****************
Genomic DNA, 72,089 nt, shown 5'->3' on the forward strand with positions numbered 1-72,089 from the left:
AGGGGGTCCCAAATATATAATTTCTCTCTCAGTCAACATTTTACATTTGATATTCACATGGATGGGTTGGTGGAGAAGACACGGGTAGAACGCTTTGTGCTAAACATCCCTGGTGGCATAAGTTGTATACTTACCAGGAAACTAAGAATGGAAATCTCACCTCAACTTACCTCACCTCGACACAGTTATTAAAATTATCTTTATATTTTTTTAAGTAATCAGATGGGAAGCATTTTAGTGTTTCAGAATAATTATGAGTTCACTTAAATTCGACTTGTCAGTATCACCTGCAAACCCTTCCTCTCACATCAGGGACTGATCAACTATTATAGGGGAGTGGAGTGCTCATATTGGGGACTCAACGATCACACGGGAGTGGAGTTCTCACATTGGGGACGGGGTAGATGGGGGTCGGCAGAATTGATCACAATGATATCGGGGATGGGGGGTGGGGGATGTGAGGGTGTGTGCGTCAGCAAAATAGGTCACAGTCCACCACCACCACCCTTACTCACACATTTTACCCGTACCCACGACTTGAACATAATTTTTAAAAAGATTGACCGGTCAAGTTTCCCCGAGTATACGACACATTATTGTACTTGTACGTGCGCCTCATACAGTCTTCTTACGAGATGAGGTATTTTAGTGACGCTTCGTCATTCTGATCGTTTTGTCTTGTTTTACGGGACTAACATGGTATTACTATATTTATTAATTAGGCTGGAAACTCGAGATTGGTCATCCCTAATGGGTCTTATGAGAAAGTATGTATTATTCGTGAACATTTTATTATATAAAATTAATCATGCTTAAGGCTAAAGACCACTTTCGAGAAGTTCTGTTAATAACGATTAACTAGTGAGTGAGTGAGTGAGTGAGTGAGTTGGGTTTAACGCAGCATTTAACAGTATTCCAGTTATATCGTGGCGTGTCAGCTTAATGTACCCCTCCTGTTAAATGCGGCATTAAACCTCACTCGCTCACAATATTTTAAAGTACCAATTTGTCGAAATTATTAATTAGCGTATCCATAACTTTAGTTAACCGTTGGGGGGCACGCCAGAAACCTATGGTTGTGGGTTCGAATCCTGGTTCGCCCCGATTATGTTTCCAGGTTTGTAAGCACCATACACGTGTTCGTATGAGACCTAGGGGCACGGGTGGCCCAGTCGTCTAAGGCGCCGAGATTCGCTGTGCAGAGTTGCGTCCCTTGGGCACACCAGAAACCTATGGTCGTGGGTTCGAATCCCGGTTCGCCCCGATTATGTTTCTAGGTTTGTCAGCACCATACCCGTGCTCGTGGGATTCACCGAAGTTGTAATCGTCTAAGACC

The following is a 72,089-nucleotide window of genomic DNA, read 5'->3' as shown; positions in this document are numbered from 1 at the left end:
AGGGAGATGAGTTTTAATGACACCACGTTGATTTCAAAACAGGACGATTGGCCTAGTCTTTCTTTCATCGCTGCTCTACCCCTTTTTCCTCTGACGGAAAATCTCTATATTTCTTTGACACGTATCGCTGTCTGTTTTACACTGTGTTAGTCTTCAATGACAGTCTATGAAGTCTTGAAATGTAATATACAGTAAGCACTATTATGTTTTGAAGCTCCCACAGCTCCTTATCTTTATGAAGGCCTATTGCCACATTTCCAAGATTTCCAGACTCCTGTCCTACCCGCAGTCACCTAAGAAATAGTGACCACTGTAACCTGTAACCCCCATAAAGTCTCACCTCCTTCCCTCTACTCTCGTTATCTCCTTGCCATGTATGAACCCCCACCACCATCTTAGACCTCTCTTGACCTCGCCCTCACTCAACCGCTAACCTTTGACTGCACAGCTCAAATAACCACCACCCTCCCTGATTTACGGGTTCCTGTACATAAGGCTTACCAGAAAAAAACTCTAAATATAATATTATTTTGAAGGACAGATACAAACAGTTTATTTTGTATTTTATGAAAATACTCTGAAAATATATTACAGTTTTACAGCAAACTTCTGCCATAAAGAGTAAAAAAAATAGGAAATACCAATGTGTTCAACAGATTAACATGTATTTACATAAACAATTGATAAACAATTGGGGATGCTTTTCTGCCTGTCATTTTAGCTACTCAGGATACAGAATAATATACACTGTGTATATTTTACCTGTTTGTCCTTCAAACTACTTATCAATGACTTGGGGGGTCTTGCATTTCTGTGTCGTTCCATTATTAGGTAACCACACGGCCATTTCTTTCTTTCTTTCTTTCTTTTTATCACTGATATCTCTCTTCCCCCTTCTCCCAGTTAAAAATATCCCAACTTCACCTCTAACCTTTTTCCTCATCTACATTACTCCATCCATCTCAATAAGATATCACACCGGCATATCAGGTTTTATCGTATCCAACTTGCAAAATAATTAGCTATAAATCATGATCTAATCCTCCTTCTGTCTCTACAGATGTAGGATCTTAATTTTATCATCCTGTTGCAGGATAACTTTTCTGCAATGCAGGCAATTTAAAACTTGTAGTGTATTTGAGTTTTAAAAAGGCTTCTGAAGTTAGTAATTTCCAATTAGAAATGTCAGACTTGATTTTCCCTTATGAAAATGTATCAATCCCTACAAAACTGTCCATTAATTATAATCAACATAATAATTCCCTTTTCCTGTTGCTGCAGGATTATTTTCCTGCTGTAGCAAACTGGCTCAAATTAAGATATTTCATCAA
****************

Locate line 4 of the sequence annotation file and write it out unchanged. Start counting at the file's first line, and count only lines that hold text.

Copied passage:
AGGGAGATGAGTTTTAATGACACCACGTTGATTTCAAAACAGGACGATTGGCCTAGTCTTTCTTTCATCGCTGCTCTACCCCTTTTTCCTCTGACGGAAAATCTCTATATTTCTTTGACACGTATCGCTGTCTGTTTTACACTGTGTTAGTCTTCAATGACAGTCTATGAAGTCTTGAAATGTAATATACAGTAAGCACTATTATGTTTTGAAGCTCCCACAGCTCCTTATCTTTATGAAGGCCTATTGCCACATTTCCAAGATTTCCAGACTCCTGTCCTACCCGCAGTCACCTAAGAAATAGTGACCACTGTAACCTGTAACCCCCATAAAGTCTCACCTCCTTCCCTCTACTCTCGTTATCTCCTTGCCATGTATGAACCCCCACCACCATCTTAGACCTCTCTTGACCTCGCCCTCACTCAACCGCTAACCTTTGACTGCACAGCTCAAATAACCACCACCCTCCCTGATTTACGGGTTCCTGTACATAAGGCTTACCAGAAAAAAACTCTAAATATAATATTATTTTGAAGGACAGATACAAACAGTTTATTTTGTATTTTATGAAAATACTCTGAAAATATATTACAGTTTTACAGCAAACTTCTGCCATAAAGAGTAAAAAAAATAGGAAATACCAATGTGTTCAACAGATTAACATGTATTTACATAAACAATTGATAAACAATTGGGGATGCTTTTCTGCCTGTCATTTTAGCTACTCAGGATACAGAATAATATACACTGTGTATATTTTACCTGTTTGTCCTTCAAACTACTTATCAATGACTTGGGGGGTCTTGCATTTCTGTGTCGTTCCATTATTAGGTAACCACACGGCCATTTCTTTCTTTCTTTCTTTCTTTTTATCACTGATATCTCTCTTCCCCCTTCTCCCAGTTAAAAATATCCCAACTTCACCTCTAACCTTTTTCCTCATCTACATTACTCCATCCATCTCAATAAGATATCACACCGGCATATCAGGTTTTATCGTATCCAACTTGCAAAATAATTAGCTATAAATCATGATCTAATCCTCCTTCTGTCTCTACAGATGTAGGATCTTAATTTTATCATCCTGTTGCAGGATAACTTTTCTGCAATGCAGGCAATTTAAAACTTGTAGTGTATTTGAGTTTTAAAAAGGCTTCTGAAGTTAGTAATTTCCAATTAGAAATGTCAGACTTGATTTTCCCTTATGAAAATGTATCAATCCCTACAAAACTGTCCATTAATTATAATCAACATAATAATTCCCTTTTCCTGTTGCTGCAGGATTATTTTCCTGCTGTAGCAAACTGGCTCAAATTAAGATATTTCATCAA